I first met Mrs Bonney in 1973. At that time I had had several articles on early Australian aviation published and I was on the lookout for a new and, if possible, forgotten subject.
A few weeks earlier I had been researching the flights of Sir Francis Chichester in his de Havilland Moth. For background information I had turned to a technical book on his aircraft. In the section listing the history of these famous aircraft, I came across an entry recording that a DH 60 Gipsy Moth had been sold in 1932 to a Brisbane woman named Mrs Harry Bonney. Next to the listing was the simple statement that she had flown the aircraft solo to England in 1933.
My curiosity was aroused. At that time I was not aware of any Australian woman pilot having made a flight of real historical significance. A solo flight from Australia to England in 1933, whether by a man or a woman, was to my mind, significant indeed.
During the next week or two I asked friends in the aviation business whether they knew of Mrs Bonney. They could all recall the English aviatrix Amy Johnson and her flight to Australia in a DH Moth. They knew that there was a famous New Zealand airwoman, Jean Batten. And, of course, they had all read about the strange disappearance of America's Amelia Earhart. But Mrs Bonney? One or two could remember that there was a woman who 'flew around the area a bit' in the early 1930s. But they were sure she didn't do anything as memorable as flying solo to England. Most simply looked blank and scratched their heads.
Later, I spoke with Col Kelly, an airworthiness surveyor with the Department of Transport. I knew Col had been an apprentice aircraft engineer in Brisbane in the early 1930s. He remembered her.
'She was well known around Archerfield in the old days,' he said. 'She made a number of long flights including one to England and a later one to South Africa, but never obtained the recognition she deserved. Last I heard of her she had retired to the Gold Coast somewhere after her husband died. That was years ago. But I think she is still alive.'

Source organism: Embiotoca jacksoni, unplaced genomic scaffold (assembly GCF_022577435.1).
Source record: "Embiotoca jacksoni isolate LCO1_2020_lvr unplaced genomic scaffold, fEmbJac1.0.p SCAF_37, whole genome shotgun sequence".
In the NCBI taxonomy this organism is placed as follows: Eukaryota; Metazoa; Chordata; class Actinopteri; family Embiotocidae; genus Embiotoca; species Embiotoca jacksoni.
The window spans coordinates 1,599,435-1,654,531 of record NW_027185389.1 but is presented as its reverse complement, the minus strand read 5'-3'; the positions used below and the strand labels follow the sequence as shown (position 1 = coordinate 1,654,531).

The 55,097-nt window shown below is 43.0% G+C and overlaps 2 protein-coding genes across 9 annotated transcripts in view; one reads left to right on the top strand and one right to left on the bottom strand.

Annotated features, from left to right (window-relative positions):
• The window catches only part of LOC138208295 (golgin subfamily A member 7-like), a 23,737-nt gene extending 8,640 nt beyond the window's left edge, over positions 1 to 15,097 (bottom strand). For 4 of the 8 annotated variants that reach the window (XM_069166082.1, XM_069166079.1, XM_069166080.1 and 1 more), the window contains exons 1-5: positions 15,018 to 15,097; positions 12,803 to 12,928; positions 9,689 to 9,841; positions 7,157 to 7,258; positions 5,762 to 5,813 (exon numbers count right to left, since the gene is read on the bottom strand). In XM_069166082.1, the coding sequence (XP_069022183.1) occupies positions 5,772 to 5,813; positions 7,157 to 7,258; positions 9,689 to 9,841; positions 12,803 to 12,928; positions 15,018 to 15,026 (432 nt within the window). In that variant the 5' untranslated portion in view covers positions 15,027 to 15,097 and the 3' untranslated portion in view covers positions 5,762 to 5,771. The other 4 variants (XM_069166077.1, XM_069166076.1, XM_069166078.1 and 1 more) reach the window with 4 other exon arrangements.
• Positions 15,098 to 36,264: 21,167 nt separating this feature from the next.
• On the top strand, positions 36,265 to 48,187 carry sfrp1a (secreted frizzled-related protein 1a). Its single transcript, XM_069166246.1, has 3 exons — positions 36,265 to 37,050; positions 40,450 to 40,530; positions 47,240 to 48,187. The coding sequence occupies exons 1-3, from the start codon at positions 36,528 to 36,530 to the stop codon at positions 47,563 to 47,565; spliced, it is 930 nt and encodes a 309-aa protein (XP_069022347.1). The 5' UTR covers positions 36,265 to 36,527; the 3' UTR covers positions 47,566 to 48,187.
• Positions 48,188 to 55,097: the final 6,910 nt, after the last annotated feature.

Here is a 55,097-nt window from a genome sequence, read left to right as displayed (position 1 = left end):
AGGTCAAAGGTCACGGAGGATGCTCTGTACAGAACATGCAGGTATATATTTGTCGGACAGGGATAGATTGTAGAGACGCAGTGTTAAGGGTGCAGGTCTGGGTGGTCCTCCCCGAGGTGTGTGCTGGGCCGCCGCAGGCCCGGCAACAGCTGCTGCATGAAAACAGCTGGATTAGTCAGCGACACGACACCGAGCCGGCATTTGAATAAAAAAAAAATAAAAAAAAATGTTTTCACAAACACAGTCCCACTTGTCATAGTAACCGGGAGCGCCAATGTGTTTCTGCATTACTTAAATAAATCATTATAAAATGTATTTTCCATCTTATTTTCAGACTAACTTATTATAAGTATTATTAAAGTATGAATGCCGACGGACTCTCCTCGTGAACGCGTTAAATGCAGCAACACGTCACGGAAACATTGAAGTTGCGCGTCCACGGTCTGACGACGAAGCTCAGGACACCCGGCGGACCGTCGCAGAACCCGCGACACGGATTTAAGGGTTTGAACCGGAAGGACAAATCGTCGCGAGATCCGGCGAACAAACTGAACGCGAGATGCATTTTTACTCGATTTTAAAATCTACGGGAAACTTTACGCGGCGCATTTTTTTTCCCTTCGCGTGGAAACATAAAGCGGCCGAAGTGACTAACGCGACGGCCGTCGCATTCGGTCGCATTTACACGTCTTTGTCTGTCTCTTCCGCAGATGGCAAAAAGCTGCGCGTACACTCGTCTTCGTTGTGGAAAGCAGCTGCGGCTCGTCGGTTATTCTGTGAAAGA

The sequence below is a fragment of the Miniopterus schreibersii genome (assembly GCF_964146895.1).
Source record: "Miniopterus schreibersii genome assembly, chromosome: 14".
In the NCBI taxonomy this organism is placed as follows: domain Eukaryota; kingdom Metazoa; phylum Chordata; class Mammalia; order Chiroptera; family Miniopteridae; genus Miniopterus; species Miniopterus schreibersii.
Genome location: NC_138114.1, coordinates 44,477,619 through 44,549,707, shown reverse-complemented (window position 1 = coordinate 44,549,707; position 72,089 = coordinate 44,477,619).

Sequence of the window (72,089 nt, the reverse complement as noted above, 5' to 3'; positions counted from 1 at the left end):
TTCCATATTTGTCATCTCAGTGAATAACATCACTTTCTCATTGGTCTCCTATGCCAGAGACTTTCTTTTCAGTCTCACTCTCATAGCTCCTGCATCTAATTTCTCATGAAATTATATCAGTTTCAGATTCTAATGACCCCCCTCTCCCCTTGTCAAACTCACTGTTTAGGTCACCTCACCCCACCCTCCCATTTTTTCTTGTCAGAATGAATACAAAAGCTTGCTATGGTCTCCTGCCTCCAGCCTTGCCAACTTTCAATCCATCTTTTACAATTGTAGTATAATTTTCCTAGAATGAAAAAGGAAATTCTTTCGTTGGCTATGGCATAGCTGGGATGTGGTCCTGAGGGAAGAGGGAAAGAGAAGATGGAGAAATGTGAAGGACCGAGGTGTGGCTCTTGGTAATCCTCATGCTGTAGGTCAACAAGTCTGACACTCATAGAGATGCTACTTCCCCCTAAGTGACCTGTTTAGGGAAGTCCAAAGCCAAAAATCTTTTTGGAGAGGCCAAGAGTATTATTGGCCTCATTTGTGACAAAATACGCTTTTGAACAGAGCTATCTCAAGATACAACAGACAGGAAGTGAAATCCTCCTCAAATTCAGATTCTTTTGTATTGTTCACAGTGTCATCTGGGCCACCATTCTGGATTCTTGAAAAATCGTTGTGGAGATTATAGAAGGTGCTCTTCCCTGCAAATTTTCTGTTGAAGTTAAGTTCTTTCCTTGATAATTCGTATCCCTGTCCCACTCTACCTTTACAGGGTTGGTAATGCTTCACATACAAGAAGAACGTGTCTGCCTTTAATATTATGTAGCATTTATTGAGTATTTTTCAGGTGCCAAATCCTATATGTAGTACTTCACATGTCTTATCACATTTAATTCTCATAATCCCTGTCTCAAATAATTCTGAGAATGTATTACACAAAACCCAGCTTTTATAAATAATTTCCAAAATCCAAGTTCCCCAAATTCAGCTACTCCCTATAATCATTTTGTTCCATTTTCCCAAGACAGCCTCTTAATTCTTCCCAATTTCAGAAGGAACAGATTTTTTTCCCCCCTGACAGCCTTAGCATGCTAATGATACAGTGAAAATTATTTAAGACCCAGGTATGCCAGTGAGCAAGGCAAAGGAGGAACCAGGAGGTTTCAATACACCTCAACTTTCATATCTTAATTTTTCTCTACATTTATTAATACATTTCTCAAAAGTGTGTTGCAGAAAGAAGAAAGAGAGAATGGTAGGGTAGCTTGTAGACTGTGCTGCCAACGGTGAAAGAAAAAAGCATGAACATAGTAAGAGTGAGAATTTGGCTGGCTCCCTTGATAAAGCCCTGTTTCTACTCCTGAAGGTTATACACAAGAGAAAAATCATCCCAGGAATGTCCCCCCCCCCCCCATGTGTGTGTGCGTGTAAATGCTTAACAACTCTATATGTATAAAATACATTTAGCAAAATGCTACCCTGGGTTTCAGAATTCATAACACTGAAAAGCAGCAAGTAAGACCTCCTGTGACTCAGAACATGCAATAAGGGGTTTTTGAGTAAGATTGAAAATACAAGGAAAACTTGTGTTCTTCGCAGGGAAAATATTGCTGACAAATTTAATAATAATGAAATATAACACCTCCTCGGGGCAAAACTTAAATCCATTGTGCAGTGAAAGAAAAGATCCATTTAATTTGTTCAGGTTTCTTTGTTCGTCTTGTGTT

I found a listing for a 'Bonney' in the Gold Coast telephone directory and called the number. An alert female voice answered Yes, she was the Mrs Harry Bonney who flew to England No, she wasn't sure she really wanted to talk about it .. it was all so long ago Well if it was so important and I wanted to meet her then I should call down for afternoon tea next Sunday.
Before I drove down to her house in Miami, Queensland, I spent several evenings poring over every book on early Australian aviation I could find. Nowhere was she mentioned. Amy Johnson's exploits came up time and again, but all the authors were either ignorant of, or chose to ignore, Mrs Bonney's flights.
When my wife and I arrived at her home we were greeted by a very gracious, but somewhat reserved silver-haired lady, who was obviously puzzled as to why we were there. When she learned that I, too, was a pilot, the curtain of reserve lifted; she fell immediately into a relaxed yet enthusiastic discussion of aeroplanes. Though total strangers, within minutes we were talking like old friends. This ability for instant rapport is, I believe, common among pilots the world over.
I told her I would like to write an article on her flights for the Brisbane Sunday Mail. At first she did not seem to want to talk about her own flying experiences. It was so long ago, she said, and she had cut herself off from aviation when she stopped flying. To recall her flights only intensified how much she missed flying.
Afternoon tea was over and we were on to late-afternoon drinks. I must have a second one, she insisted. A bird couldn't fly on only one wing. It was then that she opened a large trunk full of old photographs and clippings, albumn after albumn of them, as well as scrapbooks galore and old log books — it was a treasure trove of the early days of flying in Queensland. I soon learnt that she had made not one, but four record-setting flights. How then, in the short space of forty years, had she apparently been forgotten? ………………….